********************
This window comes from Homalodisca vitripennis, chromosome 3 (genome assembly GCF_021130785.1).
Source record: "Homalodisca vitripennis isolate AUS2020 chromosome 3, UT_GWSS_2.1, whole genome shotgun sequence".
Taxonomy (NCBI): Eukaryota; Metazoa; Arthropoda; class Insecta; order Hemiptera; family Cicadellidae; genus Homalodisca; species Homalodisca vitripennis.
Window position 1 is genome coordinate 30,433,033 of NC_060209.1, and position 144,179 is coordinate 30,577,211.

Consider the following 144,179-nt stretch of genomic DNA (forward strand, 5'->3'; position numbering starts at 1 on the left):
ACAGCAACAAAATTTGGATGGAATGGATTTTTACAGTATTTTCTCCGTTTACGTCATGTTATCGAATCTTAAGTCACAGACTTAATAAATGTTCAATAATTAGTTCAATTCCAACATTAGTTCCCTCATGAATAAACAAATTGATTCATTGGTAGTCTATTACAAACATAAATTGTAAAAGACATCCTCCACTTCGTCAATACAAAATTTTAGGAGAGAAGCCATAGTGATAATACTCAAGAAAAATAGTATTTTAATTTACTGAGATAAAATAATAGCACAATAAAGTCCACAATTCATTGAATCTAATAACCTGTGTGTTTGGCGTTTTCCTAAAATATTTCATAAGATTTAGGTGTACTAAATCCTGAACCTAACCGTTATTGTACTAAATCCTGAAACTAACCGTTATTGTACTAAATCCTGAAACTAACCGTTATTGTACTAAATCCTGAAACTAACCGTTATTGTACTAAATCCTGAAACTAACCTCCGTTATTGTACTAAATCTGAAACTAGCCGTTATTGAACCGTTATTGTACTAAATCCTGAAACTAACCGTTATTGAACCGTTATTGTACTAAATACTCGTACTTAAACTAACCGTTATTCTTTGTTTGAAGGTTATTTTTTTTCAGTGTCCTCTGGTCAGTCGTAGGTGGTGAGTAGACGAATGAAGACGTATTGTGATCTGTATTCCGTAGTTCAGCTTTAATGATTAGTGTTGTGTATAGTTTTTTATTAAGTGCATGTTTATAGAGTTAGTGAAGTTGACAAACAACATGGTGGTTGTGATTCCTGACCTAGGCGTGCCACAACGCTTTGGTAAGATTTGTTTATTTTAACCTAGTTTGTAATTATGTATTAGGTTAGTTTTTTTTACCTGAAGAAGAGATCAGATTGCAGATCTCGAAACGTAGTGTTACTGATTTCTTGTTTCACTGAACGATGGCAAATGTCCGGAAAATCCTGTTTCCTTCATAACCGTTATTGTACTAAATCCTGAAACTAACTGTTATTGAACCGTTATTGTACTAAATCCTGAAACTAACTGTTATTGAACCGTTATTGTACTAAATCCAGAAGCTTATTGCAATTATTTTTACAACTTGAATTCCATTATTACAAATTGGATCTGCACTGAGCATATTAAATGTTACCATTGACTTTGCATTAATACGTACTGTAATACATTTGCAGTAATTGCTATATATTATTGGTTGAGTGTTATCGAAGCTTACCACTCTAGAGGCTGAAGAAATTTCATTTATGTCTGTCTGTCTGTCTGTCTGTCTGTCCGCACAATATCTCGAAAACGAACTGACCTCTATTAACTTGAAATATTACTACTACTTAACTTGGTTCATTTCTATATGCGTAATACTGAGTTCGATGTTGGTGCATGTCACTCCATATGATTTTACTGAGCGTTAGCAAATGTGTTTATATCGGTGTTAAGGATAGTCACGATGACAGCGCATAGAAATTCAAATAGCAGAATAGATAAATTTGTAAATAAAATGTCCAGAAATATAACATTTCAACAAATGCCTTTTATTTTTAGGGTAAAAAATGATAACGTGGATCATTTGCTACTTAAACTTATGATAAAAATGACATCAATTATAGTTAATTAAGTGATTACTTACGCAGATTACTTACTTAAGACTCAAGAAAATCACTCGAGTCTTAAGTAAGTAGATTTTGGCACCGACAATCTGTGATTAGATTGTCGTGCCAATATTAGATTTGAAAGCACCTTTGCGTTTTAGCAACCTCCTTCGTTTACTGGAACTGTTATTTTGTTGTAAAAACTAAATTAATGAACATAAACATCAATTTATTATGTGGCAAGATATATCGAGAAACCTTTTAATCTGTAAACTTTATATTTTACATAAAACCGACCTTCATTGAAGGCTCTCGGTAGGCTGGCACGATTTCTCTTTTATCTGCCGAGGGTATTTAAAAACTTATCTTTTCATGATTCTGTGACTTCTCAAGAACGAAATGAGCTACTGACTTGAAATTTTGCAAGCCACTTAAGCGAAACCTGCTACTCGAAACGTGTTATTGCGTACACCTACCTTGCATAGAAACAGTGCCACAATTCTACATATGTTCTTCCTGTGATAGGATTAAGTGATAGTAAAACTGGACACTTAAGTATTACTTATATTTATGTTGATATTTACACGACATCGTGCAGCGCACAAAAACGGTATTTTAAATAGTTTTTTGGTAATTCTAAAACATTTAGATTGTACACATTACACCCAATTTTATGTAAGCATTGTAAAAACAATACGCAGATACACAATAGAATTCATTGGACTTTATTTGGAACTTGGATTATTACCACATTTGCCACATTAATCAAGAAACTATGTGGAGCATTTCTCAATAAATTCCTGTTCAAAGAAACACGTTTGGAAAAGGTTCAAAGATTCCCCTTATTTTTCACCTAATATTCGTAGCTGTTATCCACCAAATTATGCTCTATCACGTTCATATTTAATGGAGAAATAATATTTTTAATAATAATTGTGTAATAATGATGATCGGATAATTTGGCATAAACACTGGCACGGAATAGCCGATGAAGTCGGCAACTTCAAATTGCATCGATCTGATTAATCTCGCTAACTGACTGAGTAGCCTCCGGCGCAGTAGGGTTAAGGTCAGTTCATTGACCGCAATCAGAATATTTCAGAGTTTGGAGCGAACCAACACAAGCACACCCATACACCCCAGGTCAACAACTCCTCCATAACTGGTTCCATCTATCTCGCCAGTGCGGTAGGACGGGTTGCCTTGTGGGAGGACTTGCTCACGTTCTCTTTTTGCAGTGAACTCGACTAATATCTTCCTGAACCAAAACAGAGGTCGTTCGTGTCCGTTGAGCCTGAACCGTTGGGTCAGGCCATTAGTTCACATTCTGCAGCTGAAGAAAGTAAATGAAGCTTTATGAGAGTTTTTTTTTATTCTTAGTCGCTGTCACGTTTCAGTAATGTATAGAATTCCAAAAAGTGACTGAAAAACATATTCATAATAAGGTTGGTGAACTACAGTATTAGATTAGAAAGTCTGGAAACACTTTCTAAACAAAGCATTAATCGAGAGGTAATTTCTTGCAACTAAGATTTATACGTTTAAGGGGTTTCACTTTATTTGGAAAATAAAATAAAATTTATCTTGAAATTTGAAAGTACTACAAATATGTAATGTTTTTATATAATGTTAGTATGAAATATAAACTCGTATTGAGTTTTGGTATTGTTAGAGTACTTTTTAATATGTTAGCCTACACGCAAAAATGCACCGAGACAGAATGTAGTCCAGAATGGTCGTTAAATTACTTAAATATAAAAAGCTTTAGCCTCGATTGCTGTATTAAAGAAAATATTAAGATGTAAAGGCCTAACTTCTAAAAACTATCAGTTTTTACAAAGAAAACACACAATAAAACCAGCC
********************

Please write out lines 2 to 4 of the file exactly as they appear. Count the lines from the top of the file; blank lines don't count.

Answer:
Source record: "Homalodisca vitripennis isolate AUS2020 chromosome 3, UT_GWSS_2.1, whole genome shotgun sequence".
Taxonomy (NCBI): Eukaryota; Metazoa; Arthropoda; class Insecta; order Hemiptera; family Cicadellidae; genus Homalodisca; species Homalodisca vitripennis.
Window position 1 is genome coordinate 30,433,033 of NC_060209.1, and position 144,179 is coordinate 30,577,211.